Publishers who are looking to reduce reliance on Facebook since the social network announced plans to deprioritize news are giving LinkedIn a fresh look.
LinkedIn is best known as a social network for business professionals, but even publishers beyond the business space are eyeing the platform to see where they can capitalize on it.
News UK titles The Times and Sunday Times don’t post any content to LinkedIn, but the publisher said it plans to make publishing there a bigger focus this year.
HuffPost UK is working on an editorial series of work-related videos and text articles more suited for LinkedIn. Lifestyle publisher Shortlist Media is hiring several people to focus on LinkedIn.
Shortlist Media was approached by LinkedIn in last two months to test what video content works well with audiences. LinkedIn’s U.K. team is not adverse to receiving feedback on what works, said Owen Wyatt, managing director at Shortlist Media, who meets with the platform every other week.
“When I look at all the platforms, the biggest opportunity to grow audience and revenue is LinkedIn,” Wyatt said. “LinkedIn is trying to learn with content companies.”
Publishers like the Financial Times, the Economist and CNBC in the U.S. are also testing native videos on the platform, which LinkedIn rolled out last August. The Economist’s video on artificially grown meat has generated 2,000 likes and a few dozen comments. The FT posts a weekly five-minute video on a look ahead at the week’s news and 60-second stories like Tuesday’s launch of Space X’s Falcon Heavy. Both videos have around 500 likes. CNBC International isn’t doing native video tests with LinkedIn, but video content created by the International team like this Davos explainer video, has had 500 likes and two dozen comments after being posted to CNBC’s flagship page.
Jessica Chan, business development manager at LinkedIn, said the platform is partnering with select publishers on early access to new tools and products, in the U.K. publishers like Business Insider UK, The Economist and Financial Times joined the native video pilot in December. “We’ve heard from some publishers that they are seeing impressive views and distribution of their videos and promising growth in follower counts since joining the pilot,” she said.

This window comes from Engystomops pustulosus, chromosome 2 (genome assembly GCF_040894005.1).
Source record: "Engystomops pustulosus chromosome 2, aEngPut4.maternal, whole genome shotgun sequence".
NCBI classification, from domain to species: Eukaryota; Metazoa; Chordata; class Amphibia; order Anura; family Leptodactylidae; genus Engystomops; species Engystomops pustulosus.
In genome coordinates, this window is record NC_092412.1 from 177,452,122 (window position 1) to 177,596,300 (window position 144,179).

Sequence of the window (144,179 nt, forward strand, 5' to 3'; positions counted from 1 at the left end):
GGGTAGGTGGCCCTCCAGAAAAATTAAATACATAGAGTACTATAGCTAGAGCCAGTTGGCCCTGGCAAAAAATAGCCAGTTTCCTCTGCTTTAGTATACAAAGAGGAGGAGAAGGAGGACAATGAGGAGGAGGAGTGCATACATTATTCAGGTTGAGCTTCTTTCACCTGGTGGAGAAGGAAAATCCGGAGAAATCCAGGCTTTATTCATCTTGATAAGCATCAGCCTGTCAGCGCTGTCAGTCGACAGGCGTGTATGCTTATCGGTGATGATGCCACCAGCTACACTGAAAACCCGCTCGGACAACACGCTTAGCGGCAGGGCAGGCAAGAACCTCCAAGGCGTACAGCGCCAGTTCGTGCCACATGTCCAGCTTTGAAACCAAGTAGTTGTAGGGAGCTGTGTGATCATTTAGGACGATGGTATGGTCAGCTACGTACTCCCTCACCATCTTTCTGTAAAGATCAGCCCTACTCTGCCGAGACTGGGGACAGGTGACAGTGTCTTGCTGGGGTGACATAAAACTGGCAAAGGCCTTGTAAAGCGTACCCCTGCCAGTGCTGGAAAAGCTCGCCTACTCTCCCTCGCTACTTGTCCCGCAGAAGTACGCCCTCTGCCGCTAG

Publishers are unlikely to replace lost Facebook traffic with LinkedIn, though. LinkedIn is still a tiny source of referral traffic for publishers, accounting for less than half of 1 percent of all global referral traffic, according to Parsely data. While desktop traffic was flat last year, mobile referral traffic for LinkedIn across Parsely’s publisher base more than doubled. Engagements on LinkedIn content have increased fourfold in the last two years with publishers like Forbes, the BBC, Bloomberg and Business Insider, according to NewsWhip. LinkedIn told Digiday that comments, likes and shares are up more than 60 percent year-on-year, due to product updates, new features and analytics.
LinkedIn is also taking a slow and steady approach to video, perhaps to avoid repeating the brand-safety and measurement mistakes of other platforms before it, like YouTube and Facebook. Outside of branded content, LinkedIn hasn’t said how it will monetize video content through ads, according to publishers in the U.K.
There’s also a perception among publishers that it’s harder for small media companies than for big ones to reach large audiences there, whereas Facebook was more of a level playing field.
Page-follower growth has been slow for CNBC International, despite its business and finance content having a natural place on the platform, said Cristy Garratt, head of digital video and social media at CNBC International. LinkedIn drives more meaningful traffic when CNBC International’s reporters post stories from their own profiles than when the publisher itself does.
“Engagement [on posts] is really hit or miss,” said Garratt. “LinkedIn is newer to the news-feed game, and we’ve seen improvement since it redesigned its app. Hopefully, video will be a game changer.”